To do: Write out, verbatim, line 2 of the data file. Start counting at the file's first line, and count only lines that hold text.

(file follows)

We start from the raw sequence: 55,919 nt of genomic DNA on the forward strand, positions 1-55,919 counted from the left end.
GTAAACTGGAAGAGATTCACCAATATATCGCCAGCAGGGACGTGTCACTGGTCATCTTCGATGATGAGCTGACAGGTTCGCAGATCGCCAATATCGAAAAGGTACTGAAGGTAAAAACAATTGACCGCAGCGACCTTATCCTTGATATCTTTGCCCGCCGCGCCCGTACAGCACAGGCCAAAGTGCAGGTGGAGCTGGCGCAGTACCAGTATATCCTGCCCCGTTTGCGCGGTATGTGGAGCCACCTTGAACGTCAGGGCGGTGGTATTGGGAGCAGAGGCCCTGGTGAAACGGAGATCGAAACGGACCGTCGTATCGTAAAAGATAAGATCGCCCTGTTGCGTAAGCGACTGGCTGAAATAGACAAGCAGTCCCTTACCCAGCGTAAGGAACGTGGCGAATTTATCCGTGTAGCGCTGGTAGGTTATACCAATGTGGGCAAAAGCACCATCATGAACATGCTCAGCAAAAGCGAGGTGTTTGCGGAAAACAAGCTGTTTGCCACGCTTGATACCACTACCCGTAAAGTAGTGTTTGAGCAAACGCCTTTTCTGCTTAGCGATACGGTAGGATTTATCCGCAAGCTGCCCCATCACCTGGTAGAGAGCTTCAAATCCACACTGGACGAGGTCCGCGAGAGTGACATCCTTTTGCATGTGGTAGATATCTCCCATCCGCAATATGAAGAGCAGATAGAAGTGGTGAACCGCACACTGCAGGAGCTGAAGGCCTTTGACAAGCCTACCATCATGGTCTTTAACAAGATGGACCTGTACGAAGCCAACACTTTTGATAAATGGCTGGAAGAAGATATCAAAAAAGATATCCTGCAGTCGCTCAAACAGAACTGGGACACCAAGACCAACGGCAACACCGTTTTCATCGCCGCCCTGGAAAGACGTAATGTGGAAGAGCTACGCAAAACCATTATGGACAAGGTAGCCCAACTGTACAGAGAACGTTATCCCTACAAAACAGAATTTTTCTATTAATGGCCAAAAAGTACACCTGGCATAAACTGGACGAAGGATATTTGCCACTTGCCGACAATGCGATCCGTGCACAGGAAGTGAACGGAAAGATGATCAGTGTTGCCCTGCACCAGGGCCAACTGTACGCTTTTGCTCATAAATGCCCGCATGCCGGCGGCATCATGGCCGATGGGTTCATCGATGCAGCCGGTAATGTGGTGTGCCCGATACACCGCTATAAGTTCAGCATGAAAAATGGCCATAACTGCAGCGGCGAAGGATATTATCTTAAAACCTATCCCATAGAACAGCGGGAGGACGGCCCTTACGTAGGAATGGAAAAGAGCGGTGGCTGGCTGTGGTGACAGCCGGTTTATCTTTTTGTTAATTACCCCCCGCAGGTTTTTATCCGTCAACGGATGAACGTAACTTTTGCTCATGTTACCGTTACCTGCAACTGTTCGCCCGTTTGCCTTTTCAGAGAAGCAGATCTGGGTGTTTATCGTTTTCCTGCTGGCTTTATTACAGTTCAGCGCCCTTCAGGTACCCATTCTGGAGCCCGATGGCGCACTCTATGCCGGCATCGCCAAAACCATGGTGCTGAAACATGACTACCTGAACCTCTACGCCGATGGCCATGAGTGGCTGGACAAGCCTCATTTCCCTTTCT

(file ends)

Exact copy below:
GTAAACTGGAAGAGATTCACCAATATATCGCCAGCAGGGACGTGTCACTGGTCATCTTCGATGATGAGCTGACAGGTTCGCAGATCGCCAATATCGAAAAGGTACTGAAGGTAAAAACAATTGACCGCAGCGACCTTATCCTTGATATCTTTGCCCGCCGCGCCCGTACAGCACAGGCCAAAGTGCAGGTGGAGCTGGCGCAGTACCAGTATATCCTGCCCCGTTTGCGCGGTATGTGGAGCCACCTTGAACGTCAGGGCGGTGGTATTGGGAGCAGAGGCCCTGGTGAAACGGAGATCGAAACGGACCGTCGTATCGTAAAAGATAAGATCGCCCTGTTGCGTAAGCGACTGGCTGAAATAGACAAGCAGTCCCTTACCCAGCGTAAGGAACGTGGCGAATTTATCCGTGTAGCGCTGGTAGGTTATACCAATGTGGGCAAAAGCACCATCATGAACATGCTCAGCAAAAGCGAGGTGTTTGCGGAAAACAAGCTGTTTGCCACGCTTGATACCACTACCCGTAAAGTAGTGTTTGAGCAAACGCCTTTTCTGCTTAGCGATACGGTAGGATTTATCCGCAAGCTGCCCCATCACCTGGTAGAGAGCTTCAAATCCACACTGGACGAGGTCCGCGAGAGTGACATCCTTTTGCATGTGGTAGATATCTCCCATCCGCAATATGAAGAGCAGATAGAAGTGGTGAACCGCACACTGCAGGAGCTGAAGGCCTTTGACAAGCCTACCATCATGGTCTTTAACAAGATGGACCTGTACGAAGCCAACACTTTTGATAAATGGCTGGAAGAAGATATCAAAAAAGATATCCTGCAGTCGCTCAAACAGAACTGGGACACCAAGACCAACGGCAACACCGTTTTCATCGCCGCCCTGGAAAGACGTAATGTGGAAGAGCTACGCAAAACCATTATGGACAAGGTAGCCCAACTGTACAGAGAACGTTATCCCTACAAAACAGAATTTTTCTATTAATGGCCAAAAAGTACACCTGGCATAAACTGGACGAAGGATATTTGCCACTTGCCGACAATGCGATCCGTGCACAGGAAGTGAACGGAAAGATGATCAGTGTTGCCCTGCACCAGGGCCAACTGTACGCTTTTGCTCATAAATGCCCGCATGCCGGCGGCATCATGGCCGATGGGTTCATCGATGCAGCCGGTAATGTGGTGTGCCCGATACACCGCTATAAGTTCAGCATGAAAAATGGCCATAACTGCAGCGGCGAAGGATATTATCTTAAAACCTATCCCATAGAACAGCGGGAGGACGGCCCTTACGTAGGAATGGAAAAGAGCGGTGGCTGGCTGTGGTGACAGCCGGTTTATCTTTTTGTTAATTACCCCCCGCAGGTTTTTATCCGTCAACGGATGAACGTAACTTTTGCTCATGTTACCGTTACCTGCAACTGTTCGCCCGTTTGCCTTTTCAGAGAAGCAGATCTGGGTGTTTATCGTTTTCCTGCTGGCTTTATTACAGTTCAGCGCCCTTCAGGTACCCATTCTGGAGCCCGATGGCGCACTCTATGCCGGCATCGCCAAAACCATGGTGCTGAAACATGACTACCTGAACCTCTACGCCGATGGCCATGAGTGGCTGGACAAGCCTCATTTCCCTTTCT